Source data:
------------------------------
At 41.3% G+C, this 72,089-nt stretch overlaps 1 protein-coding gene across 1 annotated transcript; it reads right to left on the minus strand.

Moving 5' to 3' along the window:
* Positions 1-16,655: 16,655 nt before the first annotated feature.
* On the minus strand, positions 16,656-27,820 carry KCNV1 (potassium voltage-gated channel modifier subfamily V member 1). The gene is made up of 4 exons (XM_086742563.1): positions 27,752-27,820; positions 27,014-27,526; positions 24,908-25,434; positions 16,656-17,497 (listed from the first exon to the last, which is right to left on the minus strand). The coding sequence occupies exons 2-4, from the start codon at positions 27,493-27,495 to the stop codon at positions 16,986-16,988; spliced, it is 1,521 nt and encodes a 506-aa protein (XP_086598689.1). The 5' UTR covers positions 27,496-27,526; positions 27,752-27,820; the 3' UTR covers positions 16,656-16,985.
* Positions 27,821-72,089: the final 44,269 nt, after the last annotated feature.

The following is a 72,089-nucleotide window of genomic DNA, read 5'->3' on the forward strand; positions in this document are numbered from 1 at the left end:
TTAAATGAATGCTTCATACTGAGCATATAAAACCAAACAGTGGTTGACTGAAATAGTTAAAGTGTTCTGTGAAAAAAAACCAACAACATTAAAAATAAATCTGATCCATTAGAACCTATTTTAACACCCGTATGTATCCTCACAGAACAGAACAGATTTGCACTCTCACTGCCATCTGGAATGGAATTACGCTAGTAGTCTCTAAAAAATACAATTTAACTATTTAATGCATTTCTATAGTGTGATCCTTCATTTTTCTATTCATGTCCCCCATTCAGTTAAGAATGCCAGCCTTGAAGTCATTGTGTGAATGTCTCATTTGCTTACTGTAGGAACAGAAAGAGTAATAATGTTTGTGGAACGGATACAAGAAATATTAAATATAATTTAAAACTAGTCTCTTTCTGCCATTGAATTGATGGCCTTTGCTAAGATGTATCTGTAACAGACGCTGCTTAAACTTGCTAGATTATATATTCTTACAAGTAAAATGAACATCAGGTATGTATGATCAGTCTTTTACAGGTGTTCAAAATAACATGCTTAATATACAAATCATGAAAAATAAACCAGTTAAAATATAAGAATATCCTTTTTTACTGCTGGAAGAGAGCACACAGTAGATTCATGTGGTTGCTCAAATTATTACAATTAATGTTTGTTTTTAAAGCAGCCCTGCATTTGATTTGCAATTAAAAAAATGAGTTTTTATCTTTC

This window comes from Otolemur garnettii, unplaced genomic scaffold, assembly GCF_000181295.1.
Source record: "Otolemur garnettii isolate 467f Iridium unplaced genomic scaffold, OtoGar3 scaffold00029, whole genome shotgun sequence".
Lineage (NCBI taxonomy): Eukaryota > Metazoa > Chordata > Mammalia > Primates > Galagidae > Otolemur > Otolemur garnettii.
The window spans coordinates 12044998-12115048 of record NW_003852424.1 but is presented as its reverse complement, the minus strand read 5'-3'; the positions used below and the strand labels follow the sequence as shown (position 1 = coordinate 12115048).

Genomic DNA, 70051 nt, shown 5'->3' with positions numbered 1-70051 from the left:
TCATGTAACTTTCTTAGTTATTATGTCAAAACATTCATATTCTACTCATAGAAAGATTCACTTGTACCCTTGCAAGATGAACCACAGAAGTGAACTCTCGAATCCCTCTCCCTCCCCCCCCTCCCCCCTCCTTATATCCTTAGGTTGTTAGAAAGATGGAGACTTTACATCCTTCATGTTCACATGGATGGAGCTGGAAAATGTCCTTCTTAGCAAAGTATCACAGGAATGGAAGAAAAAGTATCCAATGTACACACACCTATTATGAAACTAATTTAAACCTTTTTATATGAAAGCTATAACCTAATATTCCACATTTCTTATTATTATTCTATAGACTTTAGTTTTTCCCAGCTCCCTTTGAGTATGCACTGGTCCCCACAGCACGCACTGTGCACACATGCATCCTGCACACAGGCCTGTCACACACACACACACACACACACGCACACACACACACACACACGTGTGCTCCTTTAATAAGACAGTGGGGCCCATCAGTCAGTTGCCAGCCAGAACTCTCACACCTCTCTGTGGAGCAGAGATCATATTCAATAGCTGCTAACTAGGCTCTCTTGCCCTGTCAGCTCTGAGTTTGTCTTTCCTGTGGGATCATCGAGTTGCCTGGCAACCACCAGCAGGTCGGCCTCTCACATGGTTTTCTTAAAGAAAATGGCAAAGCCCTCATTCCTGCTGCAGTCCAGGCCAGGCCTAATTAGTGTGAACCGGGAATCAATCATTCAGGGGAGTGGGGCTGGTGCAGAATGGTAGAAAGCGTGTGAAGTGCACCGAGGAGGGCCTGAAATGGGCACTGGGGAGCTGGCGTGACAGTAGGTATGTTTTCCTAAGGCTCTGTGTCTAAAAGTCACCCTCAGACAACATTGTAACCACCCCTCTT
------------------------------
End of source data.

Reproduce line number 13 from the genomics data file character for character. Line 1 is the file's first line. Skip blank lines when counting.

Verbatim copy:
TCATGTAACTTTCTTAGTTATTATGTCAAAACATTCATATTCTACTCATAGAAAGATTCACTTGTACCCTTGCAAGATGAACCACAGAAGTGAACTCTCGAATCCCTCTCCCTCCCCCCCCTCCCCCCTCCTTATATCCTTAGGTTGTTAGAAAGATGGAGACTTTACATCCTTCATGTTCACATGGATGGAGCTGGAAAATGTCCTTCTTAGCAAAGTATCACAGGAATGGAAGAAAAAGTATCCAATGTACACACACCTATTATGAAACTAATTTAAACCTTTTTATATGAAAGCTATAACCTAATATTCCACATTTCTTATTATTATTCTATAGACTTTAGTTTTTCCCAGCTCCCTTTGAGTATGCACTGGTCCCCACAGCACGCACTGTGCACACATGCATCCTGCACACAGGCCTGTCACACACACACACACACACACACGCACACACACACACACACACGTGTGCTCCTTTAATAAGACAGTGGGGCCCATCAGTCAGTTGCCAGCCAGAACTCTCACACCTCTCTGTGGAGCAGAGATCATATTCAATAGCTGCTAACTAGGCTCTCTTGCCCTGTCAGCTCTGAGTTTGTCTTTCCTGTGGGATCATCGAGTTGCCTGGCAACCACCAGCAGGTCGGCCTCTCACATGGTTTTCTTAAAGAAAATGGCAAAGCCCTCATTCCTGCTGCAGTCCAGGCCAGGCCTAATTAGTGTGAACCGGGAATCAATCATTCAGGGGAGTGGGGCTGGTGCAGAATGGTAGAAAGCGTGTGAAGTGCACCGAGGAGGGCCTGAAATGGGCACTGGGGAGCTGGCGTGACAGTAGGTATGTTTTCCTAAGGCTCTGTGTCTAAAAGTCACCCTCAGACAACATTGTAACCACCCCTCTT